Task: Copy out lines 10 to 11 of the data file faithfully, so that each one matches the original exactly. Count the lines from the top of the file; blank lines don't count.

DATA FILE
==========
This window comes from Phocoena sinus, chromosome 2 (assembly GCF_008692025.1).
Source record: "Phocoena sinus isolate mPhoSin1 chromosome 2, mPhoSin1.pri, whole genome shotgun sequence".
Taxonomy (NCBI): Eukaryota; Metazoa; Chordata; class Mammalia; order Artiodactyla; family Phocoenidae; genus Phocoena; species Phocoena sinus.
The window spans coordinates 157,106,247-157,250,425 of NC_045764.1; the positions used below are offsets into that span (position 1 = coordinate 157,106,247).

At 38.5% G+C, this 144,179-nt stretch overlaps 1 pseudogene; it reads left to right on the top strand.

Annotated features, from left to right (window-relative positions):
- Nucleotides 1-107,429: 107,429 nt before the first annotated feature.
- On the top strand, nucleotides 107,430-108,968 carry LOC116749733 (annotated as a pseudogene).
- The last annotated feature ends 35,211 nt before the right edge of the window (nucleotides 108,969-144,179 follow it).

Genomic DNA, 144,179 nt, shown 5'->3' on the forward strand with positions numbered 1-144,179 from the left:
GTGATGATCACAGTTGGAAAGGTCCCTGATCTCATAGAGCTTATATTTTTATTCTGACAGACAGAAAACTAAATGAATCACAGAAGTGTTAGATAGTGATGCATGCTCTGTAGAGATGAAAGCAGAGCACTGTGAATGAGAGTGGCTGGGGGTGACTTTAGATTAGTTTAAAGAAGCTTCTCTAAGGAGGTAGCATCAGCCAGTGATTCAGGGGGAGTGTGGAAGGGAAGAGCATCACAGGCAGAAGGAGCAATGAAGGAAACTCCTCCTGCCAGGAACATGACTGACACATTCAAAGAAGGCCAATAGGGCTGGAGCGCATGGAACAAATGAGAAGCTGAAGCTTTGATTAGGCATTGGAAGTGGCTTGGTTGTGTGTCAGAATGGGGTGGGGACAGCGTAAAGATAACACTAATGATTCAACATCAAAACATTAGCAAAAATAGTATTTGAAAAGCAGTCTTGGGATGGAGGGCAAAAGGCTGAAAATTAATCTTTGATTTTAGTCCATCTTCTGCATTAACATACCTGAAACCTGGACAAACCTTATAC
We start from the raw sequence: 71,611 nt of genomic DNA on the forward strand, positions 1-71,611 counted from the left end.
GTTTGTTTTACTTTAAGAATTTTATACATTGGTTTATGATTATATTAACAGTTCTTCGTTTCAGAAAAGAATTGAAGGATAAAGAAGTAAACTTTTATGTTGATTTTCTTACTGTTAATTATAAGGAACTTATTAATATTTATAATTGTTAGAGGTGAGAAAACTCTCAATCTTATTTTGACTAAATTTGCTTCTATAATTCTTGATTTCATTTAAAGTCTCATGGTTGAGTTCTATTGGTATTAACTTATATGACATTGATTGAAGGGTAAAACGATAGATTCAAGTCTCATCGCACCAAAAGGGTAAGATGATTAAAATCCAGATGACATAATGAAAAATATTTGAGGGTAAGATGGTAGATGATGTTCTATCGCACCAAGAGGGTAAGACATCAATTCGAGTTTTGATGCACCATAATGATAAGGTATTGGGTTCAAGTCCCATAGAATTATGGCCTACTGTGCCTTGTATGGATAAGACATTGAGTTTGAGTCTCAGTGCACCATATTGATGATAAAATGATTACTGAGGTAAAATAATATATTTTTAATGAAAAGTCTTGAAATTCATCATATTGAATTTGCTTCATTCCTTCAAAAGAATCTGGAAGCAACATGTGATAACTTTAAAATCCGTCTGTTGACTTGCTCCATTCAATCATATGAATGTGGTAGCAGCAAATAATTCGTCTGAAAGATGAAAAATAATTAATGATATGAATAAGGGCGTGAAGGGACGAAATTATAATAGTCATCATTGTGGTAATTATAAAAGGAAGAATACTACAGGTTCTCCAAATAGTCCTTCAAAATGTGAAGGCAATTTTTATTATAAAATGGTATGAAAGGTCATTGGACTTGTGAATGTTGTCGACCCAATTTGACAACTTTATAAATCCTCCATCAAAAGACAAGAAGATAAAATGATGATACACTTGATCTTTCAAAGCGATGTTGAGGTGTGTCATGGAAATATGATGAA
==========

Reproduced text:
Genomic DNA, 144,179 nt, shown 5'->3' on the forward strand with positions numbered 1-144,179 from the left:
GTGATGATCACAGTTGGAAAGGTCCCTGATCTCATAGAGCTTATATTTTTATTCTGACAGACAGAAAACTAAATGAATCACAGAAGTGTTAGATAGTGATGCATGCTCTGTAGAGATGAAAGCAGAGCACTGTGAATGAGAGTGGCTGGGGGTGACTTTAGATTAGTTTAAAGAAGCTTCTCTAAGGAGGTAGCATCAGCCAGTGATTCAGGGGGAGTGTGGAAGGGAAGAGCATCACAGGCAGAAGGAGCAATGAAGGAAACTCCTCCTGCCAGGAACATGACTGACACATTCAAAGAAGGCCAATAGGGCTGGAGCGCATGGAACAAATGAGAAGCTGAAGCTTTGATTAGGCATTGGAAGTGGCTTGGTTGTGTGTCAGAATGGGGTGGGGACAGCGTAAAGATAACACTAATGATTCAACATCAAAACATTAGCAAAAATAGTATTTGAAAAGCAGTCTTGGGATGGAGGGCAAAAGGCTGAAAATTAATCTTTGATTTTAGTCCATCTTCTGCATTAACATACCTGAAACCTGGACAAACCTTATAC